quarta-feira, 19 de outubro de 2016
Mark Rutte tries to keep a lid on ‘Nexit’
Mark Rutte tries to keep a lid on ‘Nexit’
The strong ties between the Dutch and the Brits are being tested by the Brexit vote.
By NAOMI O'LEARY 10/19/16, 5:27 AM CET Updated 10/19/16, 9:57 AM CET
AMSTERDAM — As Brexit negotiations approach there’s a distinct chill in the air between Britain and the Netherlands, and it’s not just because Theresa May can’t hope to replicate the bromance between her predecessor David Cameron and Dutch leader Mark Rutte.
The U.K. may be the Netherlands’ third-biggest export market, but the Dutch center-right prime minister has compelling reasons for wanting Britain to squirm as it leaves the EU. Like many European leaders, he’s facing a strong Euroskeptic challenge in next March’s election.
“He doesn’t have the political space to make it too easy for the U.K.,” said Kees Verhoeven of the liberal D66 party, who sits on the Dutch parliament’s European affairs committee. “The only thing that’s really important is: Don’t make the United Kingdom an argument for populists to leave the EU.”
Rutte, the 49-year-old leader of the People’s Party for Freedom and Democracy (VVD), has told parliament he’s training like a “boxer” for the Brexit negotiations ahead. He’ll find it much easier to take a swing at May than his old chum Cameron, with whom he was in the habit of swapping text messages — “mostly about stupid stuff,” Rutte confided to the BBC.
“The only thing that’s really important is: Don’t make the United Kingdom an argument for populists to leave the EU” — Kees Verhoeven
Indeed, Cameron trusted Rutte so much that the Dutchman stood in for him at an EU summit last year. The Dutch, Brits, Danes and Finns often formed a cluster of like-minded northern Europeans to act as a bulwark against German and French influence, according to Adriaan Schout of the Dutch think-tank Clingendael.
“Migration, military defense cooperation, energy liberalization … there are major areas where the Dutch will really miss the U.K.,” Schout said.
The frostier new tone was apparent when Cameron’s successor as Conservative prime minister visited the Netherlands last week. She didn’t even issue a press statement after her meeting with Rutte, in contrast to her visits to Croatia and Denmark; after her talks in Copenhagen, May spoke of a “mature, cooperative relationship” with Europe, whereas Rutte’s tone was much more distant.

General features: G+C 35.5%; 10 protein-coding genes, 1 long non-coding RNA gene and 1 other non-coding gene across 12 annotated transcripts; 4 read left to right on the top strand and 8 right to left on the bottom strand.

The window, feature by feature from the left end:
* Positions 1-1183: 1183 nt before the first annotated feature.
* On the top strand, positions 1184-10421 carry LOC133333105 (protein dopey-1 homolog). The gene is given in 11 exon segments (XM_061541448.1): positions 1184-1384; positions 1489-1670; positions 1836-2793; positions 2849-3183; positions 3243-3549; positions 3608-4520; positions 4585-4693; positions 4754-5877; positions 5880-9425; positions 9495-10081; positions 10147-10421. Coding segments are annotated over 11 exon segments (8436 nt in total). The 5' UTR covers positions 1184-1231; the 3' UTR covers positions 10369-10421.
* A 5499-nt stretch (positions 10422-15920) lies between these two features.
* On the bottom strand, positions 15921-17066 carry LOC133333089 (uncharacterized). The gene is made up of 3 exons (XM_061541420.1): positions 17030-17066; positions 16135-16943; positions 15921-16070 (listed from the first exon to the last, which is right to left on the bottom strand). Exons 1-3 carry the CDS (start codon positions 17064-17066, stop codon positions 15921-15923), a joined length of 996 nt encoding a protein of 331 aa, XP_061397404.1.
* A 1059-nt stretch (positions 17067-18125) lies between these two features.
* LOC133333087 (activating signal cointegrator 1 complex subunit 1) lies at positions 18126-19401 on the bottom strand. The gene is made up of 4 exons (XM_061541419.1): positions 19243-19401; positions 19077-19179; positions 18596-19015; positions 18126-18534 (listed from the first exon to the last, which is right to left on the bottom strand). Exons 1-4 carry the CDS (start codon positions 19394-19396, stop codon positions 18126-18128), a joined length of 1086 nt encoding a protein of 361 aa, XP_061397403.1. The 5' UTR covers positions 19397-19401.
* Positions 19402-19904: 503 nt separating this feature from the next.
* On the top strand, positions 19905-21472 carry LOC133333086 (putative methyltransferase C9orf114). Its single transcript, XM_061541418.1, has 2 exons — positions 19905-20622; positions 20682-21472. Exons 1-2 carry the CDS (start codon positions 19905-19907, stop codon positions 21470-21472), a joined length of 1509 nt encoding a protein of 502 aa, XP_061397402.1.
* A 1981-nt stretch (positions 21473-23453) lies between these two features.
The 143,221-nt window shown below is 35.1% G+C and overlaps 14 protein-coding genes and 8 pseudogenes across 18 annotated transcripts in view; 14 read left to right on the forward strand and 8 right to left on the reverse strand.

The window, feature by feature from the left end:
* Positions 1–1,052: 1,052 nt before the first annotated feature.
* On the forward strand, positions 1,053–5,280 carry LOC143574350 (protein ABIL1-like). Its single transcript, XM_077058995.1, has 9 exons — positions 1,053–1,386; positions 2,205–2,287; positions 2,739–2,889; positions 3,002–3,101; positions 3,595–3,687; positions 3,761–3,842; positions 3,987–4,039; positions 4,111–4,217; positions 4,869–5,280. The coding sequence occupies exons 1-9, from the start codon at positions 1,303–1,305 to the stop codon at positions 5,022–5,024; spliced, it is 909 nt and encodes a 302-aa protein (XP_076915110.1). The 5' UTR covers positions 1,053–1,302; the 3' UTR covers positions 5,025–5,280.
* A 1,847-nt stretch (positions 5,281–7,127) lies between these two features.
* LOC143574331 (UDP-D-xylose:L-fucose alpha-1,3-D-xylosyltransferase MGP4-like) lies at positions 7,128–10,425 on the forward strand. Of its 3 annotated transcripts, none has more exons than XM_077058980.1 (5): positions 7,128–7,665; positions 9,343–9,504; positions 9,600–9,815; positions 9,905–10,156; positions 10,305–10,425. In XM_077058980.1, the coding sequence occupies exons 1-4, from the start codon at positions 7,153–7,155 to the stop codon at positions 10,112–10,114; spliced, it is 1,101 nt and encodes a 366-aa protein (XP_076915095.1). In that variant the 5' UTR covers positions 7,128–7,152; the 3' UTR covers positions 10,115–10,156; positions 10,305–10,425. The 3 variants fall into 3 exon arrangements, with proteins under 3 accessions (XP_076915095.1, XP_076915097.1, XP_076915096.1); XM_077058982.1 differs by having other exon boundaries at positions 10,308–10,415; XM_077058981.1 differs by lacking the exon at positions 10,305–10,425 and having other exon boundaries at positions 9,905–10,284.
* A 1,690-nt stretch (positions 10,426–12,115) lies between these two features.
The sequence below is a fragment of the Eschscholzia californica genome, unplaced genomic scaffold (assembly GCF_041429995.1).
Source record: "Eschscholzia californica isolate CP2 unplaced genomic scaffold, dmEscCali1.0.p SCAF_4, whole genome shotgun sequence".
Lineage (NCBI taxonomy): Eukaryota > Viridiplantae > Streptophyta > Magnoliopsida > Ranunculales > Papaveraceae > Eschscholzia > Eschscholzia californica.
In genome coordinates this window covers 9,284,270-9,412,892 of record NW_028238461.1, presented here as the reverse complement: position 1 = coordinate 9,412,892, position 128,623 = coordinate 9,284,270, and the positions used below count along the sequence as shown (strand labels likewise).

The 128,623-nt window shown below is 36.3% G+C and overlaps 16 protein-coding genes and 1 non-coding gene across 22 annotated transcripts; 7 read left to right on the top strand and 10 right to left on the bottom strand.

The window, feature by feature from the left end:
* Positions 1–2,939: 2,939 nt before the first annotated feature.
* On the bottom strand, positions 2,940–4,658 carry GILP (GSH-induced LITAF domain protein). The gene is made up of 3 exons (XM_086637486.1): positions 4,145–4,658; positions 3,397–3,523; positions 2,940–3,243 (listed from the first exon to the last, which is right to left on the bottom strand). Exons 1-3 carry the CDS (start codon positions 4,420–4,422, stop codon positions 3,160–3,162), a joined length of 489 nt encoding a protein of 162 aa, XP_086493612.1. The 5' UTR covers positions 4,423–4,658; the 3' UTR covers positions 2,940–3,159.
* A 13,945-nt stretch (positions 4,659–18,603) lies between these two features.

“It is evident that we will also have shared interests in the future, but the fact remains that very complex negotiations lie ahead,” Rutte said following his meeting with May. He backed Paris and Berlin in saying that Britain would not be able to remain in the single market while restricting freedom of movement. “This is not a menu to choose from,” he said.
Rather than fueling demands for a copycat Dutch vote, the Brexit result has muffled debate on the EU in the Netherlands as the country watches the worrying events across the North Sea. EU membership has barely been mentioned so far in the incipient Dutch election campaign, and Rutte is keen to keep it that way. The plunge in sterling and political ferment in Britain, where there was a wave of resignations on both sides of the campaign following the vote, have created caution in the Netherlands.
“After Brexit, the ‘Nexit’ discussion went down. It’s quite a paradox but it happened,” said Verhoeven.
Socialist MP Harry van Bommel, who also sits on the Dutch parliament’s European affairs committee, attempted to grill Rutte for details following May’s visit. “He completely kept us in the dark. We haven’t got a clue,” van Bommel said. “The prime minister is not willing to say anything because he says that might weaken the Dutch negotiating position.”
“The main lesson is: ‘Woah. This is a bit too much,'” said Jacques Monasch, a euro-critical member of the Labour party, which forms part of Rutte’s governing coalition. “That no party picks up the momentum of Brexit, that a major partner wants to exit the European Union, I think is a sign.”
Even the openly Euroskeptic parties, fresh from delivering a rebuke to the EU by winning a referendum on a trade treaty with Ukraine earlier this year, are exercising caution and have so far refrained from using calls for a ‘Nexit’ as their rallying cry in the campaign.
Jan Roos, who helped collect the required signatures to trigger the Ukraine referendum, has entered politics at the head of a party whose flagship proposal is a flat tax. Its EU policy is “less Brussels.”
His fellow Euroskeptic Thierry Baudet announced last month that his Forum for Democracy party would also contest the election, but it isn’t demanding an in-out ballot on EU membership. Instead, it would like to hold four separate votes on aspects of EU participation: the euro, free movement, common foreign policy and primacy of EU law.
Geert Wilders, whose Freedom Party is neck-and-neck with Rutte’s VVD in opinion polls, did call for the Netherlands to hold its own referendum on EU membership in the immediate aftermath of Britain’s vote. Recently, however, Wilders has been promoting a different policy: for Dutch citizens to be able to demand binding referendums four times a year. Under Dutch law, referendums are only advisory and apply to new treaties or legislation.
Support for the Netherlands to leave the EU dropped in the weeks following Britain’s vote, a poll by the website Peil.nl showed, but it was still at a significant 40 percent of respondents. This means Rutte must tread carefully to avoid exacerbating lingering dissatisfaction among voters, said Monasch of the Labour party.
“I’m afraid the political establishment is going to feel they can ride it out, wait for the tide to change and then go with our plans for a more federal Europe,” Monasch said. “That would be very, very unwise. As soon as anybody in the Netherlands smells that undercurrent, there is going to be trouble.”